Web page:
Ecuador Full Up? No More Room In This Top Retirement Haven
A reader of my wife’s Overseas Opportunity Letter wrote in over the weekend to say that a friend told her Ecuador is closed. That country is full up and not taking any more American retirees. Therefore, the friend will be moving to Granada, Nicaragua, instead and suggests that we update our recommendations. We shouldn’t be telling our readers to retire to Ecuador. There’s no more room.
While Ecuador does have the highest population density of any country in South America (about 54 people per square kilometer), I’m sure they have room for a few more expats. Mexico’s population density is about 58 people per square kilometer, and American retirees are still finding room in that country.
Jokes aside, this reader’s email reminds me of a couple of important points. The first is that rumors to do with living, retiring, and investing overseas abound. I have no idea where the friend got the idea that Ecuador doesn’t have room for more Americans. Maybe he found something on an Internet forum and misunderstood what he read.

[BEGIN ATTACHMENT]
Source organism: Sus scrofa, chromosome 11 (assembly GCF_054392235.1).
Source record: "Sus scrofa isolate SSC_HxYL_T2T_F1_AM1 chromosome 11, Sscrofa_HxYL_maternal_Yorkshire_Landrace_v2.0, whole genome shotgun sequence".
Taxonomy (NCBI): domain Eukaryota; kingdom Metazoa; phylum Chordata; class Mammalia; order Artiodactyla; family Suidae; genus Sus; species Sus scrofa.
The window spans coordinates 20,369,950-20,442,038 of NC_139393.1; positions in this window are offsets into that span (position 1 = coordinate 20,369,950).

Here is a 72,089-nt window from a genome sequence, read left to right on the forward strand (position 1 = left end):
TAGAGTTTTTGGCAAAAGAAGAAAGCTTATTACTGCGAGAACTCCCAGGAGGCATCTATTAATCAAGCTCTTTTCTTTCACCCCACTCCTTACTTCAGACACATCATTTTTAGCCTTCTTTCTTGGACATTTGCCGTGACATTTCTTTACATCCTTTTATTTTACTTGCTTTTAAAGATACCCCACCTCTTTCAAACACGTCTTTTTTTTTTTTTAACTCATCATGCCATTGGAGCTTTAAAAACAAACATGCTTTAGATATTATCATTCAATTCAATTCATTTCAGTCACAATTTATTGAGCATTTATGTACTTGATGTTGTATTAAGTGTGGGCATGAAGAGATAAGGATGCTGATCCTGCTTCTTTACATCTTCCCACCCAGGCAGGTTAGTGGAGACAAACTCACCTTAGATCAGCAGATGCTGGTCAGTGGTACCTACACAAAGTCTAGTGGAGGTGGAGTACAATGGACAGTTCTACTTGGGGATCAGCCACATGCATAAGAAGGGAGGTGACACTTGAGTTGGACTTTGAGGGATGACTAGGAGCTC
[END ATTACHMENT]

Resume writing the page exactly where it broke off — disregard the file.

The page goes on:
A second thing this email highlights is that you have options. This person has gotten the idea somehow, somewhere that Ecuador is full, so he took that country off his list of places to retire and identified another. Fair enough. Both Ecuador and Nicaragua are good options for an inexpensive retirement. Note that Nicaragua has a population density of only 44 people per square kilometer. It’s unlikely that Nicaragua will find itself in the same position as Ecuador anytime soon (smiley face).